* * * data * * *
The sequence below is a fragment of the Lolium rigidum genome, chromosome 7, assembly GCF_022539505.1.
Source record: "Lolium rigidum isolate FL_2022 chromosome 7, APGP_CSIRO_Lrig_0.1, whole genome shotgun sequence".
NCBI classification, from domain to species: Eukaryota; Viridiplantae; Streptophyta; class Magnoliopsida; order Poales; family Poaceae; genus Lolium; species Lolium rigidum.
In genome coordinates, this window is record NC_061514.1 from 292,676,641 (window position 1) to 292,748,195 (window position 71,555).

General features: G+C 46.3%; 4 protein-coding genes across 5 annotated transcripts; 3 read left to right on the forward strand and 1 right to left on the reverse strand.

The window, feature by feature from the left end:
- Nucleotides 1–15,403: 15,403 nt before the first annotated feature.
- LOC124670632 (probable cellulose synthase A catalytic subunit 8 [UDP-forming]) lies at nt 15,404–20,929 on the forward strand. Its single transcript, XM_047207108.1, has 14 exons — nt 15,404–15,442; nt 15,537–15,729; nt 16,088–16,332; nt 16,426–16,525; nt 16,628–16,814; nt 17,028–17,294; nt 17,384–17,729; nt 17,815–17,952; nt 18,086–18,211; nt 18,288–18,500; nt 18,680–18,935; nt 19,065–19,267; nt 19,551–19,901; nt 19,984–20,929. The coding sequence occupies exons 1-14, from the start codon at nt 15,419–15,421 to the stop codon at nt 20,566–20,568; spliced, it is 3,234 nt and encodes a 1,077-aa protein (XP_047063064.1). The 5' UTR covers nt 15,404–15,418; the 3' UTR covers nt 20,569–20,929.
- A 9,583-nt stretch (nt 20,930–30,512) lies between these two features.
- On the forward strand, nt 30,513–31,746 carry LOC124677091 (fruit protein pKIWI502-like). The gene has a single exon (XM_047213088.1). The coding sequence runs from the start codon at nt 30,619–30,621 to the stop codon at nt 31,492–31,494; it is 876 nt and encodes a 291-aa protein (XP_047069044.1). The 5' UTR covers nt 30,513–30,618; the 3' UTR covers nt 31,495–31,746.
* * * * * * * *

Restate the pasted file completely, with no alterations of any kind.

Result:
The sequence below is a fragment of the Lolium rigidum genome, chromosome 7, assembly GCF_022539505.1.
Source record: "Lolium rigidum isolate FL_2022 chromosome 7, APGP_CSIRO_Lrig_0.1, whole genome shotgun sequence".
NCBI classification, from domain to species: Eukaryota; Viridiplantae; Streptophyta; class Magnoliopsida; order Poales; family Poaceae; genus Lolium; species Lolium rigidum.
In genome coordinates, this window is record NC_061514.1 from 292,676,641 (window position 1) to 292,748,195 (window position 71,555).

General features: G+C 46.3%; 4 protein-coding genes across 5 annotated transcripts; 3 read left to right on the forward strand and 1 right to left on the reverse strand.

The window, feature by feature from the left end:
- Nucleotides 1–15,403: 15,403 nt before the first annotated feature.
- LOC124670632 (probable cellulose synthase A catalytic subunit 8 [UDP-forming]) lies at nt 15,404–20,929 on the forward strand. Its single transcript, XM_047207108.1, has 14 exons — nt 15,404–15,442; nt 15,537–15,729; nt 16,088–16,332; nt 16,426–16,525; nt 16,628–16,814; nt 17,028–17,294; nt 17,384–17,729; nt 17,815–17,952; nt 18,086–18,211; nt 18,288–18,500; nt 18,680–18,935; nt 19,065–19,267; nt 19,551–19,901; nt 19,984–20,929. The coding sequence occupies exons 1-14, from the start codon at nt 15,419–15,421 to the stop codon at nt 20,566–20,568; spliced, it is 3,234 nt and encodes a 1,077-aa protein (XP_047063064.1). The 5' UTR covers nt 15,404–15,418; the 3' UTR covers nt 20,569–20,929.
- A 9,583-nt stretch (nt 20,930–30,512) lies between these two features.
- On the forward strand, nt 30,513–31,746 carry LOC124677091 (fruit protein pKIWI502-like). The gene has a single exon (XM_047213088.1). The coding sequence runs from the start codon at nt 30,619–30,621 to the stop codon at nt 31,492–31,494; it is 876 nt and encodes a 291-aa protein (XP_047069044.1). The 5' UTR covers nt 30,513–30,618; the 3' UTR covers nt 31,495–31,746.